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  • Writer's pictureLucy Vinten

Two Years as Archives Assistant

An illustration by Fr Augustus Law SJ whose papers Lucy catalogued

To date, the Archives have supported two part-time Archives Assistants, with the aim of helping prospective archivists into the profession. We are pleased to say that both were accepted onto Masters programmes for Archives and Records Management, an accredited qualification which is required of individuals working in the profession. Our most recent Archives Assistant, Lucy Vinten, has been working with us for almost two years, the second of which she has been simultaneously studying part-time for her MA at University College London. In this blog post, Lucy writes of her experiences as her time at the Archives draws to a close.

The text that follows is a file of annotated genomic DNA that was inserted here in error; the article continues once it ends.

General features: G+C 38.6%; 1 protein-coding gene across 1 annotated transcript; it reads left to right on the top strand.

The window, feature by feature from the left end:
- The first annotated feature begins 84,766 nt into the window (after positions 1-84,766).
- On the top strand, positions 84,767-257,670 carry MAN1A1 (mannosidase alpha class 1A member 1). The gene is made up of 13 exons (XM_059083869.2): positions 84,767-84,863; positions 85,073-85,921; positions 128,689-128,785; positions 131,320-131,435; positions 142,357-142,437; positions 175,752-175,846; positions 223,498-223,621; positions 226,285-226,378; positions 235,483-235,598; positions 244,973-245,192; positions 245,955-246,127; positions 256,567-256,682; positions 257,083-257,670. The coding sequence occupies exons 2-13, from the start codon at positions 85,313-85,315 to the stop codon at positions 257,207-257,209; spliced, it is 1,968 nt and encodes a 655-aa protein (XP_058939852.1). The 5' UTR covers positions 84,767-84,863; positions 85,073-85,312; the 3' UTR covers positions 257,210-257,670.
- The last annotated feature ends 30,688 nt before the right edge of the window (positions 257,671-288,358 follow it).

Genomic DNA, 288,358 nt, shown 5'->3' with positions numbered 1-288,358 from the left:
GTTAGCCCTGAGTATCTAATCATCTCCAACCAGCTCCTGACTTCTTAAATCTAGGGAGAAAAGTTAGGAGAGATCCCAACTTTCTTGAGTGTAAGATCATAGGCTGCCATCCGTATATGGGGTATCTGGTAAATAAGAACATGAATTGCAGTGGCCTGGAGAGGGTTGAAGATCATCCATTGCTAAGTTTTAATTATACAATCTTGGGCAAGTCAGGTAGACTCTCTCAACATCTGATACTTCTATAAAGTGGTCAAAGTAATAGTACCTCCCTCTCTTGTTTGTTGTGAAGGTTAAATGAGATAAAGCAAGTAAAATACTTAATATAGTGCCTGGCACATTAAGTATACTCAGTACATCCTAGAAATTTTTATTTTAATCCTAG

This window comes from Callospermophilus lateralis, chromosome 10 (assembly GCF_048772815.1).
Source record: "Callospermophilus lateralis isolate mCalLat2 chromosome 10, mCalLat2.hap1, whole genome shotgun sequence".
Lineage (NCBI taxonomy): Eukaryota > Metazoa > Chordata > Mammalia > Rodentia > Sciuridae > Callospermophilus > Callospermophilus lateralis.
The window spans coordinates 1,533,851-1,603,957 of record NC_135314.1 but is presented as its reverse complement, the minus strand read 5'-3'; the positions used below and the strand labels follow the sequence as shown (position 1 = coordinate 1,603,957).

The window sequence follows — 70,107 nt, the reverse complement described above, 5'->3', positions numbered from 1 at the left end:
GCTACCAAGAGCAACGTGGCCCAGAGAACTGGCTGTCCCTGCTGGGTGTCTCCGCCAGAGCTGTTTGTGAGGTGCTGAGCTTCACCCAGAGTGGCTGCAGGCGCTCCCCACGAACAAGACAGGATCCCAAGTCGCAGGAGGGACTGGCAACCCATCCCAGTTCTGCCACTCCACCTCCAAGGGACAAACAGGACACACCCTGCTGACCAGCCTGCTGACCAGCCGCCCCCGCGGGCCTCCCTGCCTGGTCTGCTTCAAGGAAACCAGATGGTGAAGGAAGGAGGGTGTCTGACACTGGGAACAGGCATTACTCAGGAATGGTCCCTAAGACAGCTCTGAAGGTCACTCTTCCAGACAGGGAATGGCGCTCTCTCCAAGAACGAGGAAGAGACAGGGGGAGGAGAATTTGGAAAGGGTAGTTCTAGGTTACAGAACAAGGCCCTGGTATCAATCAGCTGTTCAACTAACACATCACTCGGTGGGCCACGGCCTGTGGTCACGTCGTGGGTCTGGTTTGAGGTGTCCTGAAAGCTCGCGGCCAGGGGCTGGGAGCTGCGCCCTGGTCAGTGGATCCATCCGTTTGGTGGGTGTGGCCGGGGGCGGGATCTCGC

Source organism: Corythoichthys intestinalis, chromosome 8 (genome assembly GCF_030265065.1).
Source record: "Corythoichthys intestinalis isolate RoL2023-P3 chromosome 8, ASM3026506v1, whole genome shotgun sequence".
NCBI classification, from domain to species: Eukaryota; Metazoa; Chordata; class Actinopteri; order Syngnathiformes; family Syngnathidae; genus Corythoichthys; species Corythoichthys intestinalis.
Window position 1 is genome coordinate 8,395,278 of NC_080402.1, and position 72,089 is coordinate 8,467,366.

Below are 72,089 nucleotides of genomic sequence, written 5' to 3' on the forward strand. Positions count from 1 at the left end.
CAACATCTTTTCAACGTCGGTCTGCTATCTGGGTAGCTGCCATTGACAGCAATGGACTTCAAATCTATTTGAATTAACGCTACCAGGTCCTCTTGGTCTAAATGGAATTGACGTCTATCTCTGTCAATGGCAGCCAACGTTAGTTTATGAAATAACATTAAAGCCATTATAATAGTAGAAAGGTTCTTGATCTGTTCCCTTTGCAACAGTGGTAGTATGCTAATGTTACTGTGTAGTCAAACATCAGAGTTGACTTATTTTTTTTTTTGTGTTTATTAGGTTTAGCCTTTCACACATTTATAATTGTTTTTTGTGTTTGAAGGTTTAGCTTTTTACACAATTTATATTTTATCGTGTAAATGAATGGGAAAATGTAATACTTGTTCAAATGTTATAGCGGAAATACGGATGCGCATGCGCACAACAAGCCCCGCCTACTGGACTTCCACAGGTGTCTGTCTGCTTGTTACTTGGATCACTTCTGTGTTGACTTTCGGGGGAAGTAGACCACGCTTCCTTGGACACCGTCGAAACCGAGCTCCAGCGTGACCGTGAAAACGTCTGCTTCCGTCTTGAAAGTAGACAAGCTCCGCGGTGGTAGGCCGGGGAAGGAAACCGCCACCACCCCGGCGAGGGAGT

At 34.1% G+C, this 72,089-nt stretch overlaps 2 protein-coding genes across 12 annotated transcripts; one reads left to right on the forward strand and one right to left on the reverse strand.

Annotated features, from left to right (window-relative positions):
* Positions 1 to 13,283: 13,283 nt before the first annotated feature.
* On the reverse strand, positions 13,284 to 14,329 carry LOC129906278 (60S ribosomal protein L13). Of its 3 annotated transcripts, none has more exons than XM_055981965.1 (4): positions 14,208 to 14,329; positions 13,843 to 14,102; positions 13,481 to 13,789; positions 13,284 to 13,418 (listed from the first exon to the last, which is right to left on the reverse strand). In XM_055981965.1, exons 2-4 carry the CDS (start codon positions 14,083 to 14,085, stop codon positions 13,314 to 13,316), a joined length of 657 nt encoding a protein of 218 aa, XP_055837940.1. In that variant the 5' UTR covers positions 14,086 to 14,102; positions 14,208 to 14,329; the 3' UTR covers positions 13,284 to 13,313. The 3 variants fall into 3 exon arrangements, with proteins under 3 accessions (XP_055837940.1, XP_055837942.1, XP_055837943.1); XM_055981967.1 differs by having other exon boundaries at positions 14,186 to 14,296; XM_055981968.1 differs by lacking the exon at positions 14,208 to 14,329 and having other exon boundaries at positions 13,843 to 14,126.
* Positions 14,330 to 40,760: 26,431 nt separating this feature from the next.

My two years working as Archives Assistant at the Jesuits in Britain archive are drawing to a close. It all started back in June 2016, when I hesitantly answered a job advertisement. I was 48, had not worked in paid employment for over fifteen years while bringing up my 4 children, and was worried that everything I had once known was now out of date. I had a few things going for me including a good academic record, albeit one several decades old, and recently, a couple of years volunteering in relevant organisations. However, I was very nervous -- weren’t they really looking for a recent graduate with great tech skills? So, I was delighted to be invited for interview, then to hear a few hours later that I was being offered the position, which was a part time job as a trainee at the British Jesuit Archives, with a view to applying for a place on the Archives and Records Management MA at UCL. I accepted with joy.